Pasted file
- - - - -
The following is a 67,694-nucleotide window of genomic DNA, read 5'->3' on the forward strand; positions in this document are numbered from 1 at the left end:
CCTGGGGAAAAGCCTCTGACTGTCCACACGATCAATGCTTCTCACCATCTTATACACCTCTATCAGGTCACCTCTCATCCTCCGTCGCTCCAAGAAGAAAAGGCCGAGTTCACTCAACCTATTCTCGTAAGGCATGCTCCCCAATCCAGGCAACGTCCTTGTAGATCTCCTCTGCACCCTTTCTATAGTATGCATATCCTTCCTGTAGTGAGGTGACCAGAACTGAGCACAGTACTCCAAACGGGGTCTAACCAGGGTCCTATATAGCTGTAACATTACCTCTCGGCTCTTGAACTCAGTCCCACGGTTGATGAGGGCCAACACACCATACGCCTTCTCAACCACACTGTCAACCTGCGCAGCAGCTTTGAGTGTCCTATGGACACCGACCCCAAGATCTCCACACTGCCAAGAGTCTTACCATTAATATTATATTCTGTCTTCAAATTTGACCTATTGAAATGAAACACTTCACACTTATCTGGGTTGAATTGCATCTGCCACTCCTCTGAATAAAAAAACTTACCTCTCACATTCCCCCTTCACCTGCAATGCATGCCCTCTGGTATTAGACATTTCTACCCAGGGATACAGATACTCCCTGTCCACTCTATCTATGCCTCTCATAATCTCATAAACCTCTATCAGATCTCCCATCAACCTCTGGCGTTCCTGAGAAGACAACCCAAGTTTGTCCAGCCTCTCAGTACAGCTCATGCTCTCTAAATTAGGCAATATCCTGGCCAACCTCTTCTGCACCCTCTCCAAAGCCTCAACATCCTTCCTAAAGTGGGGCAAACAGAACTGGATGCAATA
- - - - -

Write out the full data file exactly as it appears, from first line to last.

The following is a 67,694-nucleotide window of genomic DNA, read 5'->3' on the forward strand; positions in this document are numbered from 1 at the left end:
CCTGGGGAAAAGCCTCTGACTGTCCACACGATCAATGCTTCTCACCATCTTATACACCTCTATCAGGTCACCTCTCATCCTCCGTCGCTCCAAGAAGAAAAGGCCGAGTTCACTCAACCTATTCTCGTAAGGCATGCTCCCCAATCCAGGCAACGTCCTTGTAGATCTCCTCTGCACCCTTTCTATAGTATGCATATCCTTCCTGTAGTGAGGTGACCAGAACTGAGCACAGTACTCCAAACGGGGTCTAACCAGGGTCCTATATAGCTGTAACATTACCTCTCGGCTCTTGAACTCAGTCCCACGGTTGATGAGGGCCAACACACCATACGCCTTCTCAACCACACTGTCAACCTGCGCAGCAGCTTTGAGTGTCCTATGGACACCGACCCCAAGATCTCCACACTGCCAAGAGTCTTACCATTAATATTATATTCTGTCTTCAAATTTGACCTATTGAAATGAAACACTTCACACTTATCTGGGTTGAATTGCATCTGCCACTCCTCTGAATAAAAAAACTTACCTCTCACATTCCCCCTTCACCTGCAATGCATGCCCTCTGGTATTAGACATTTCTACCCAGGGATACAGATACTCCCTGTCCACTCTATCTATGCCTCTCATAATCTCATAAACCTCTATCAGATCTCCCATCAACCTCTGGCGTTCCTGAGAAGACAACCCAAGTTTGTCCAGCCTCTCAGTACAGCTCATGCTCTCTAAATTAGGCAATATCCTGGCCAACCTCTTCTGCACCCTCTCCAAAGCCTCAACATCCTTCCTAAAGTGGGGCAAACAGAACTGGATGCAATA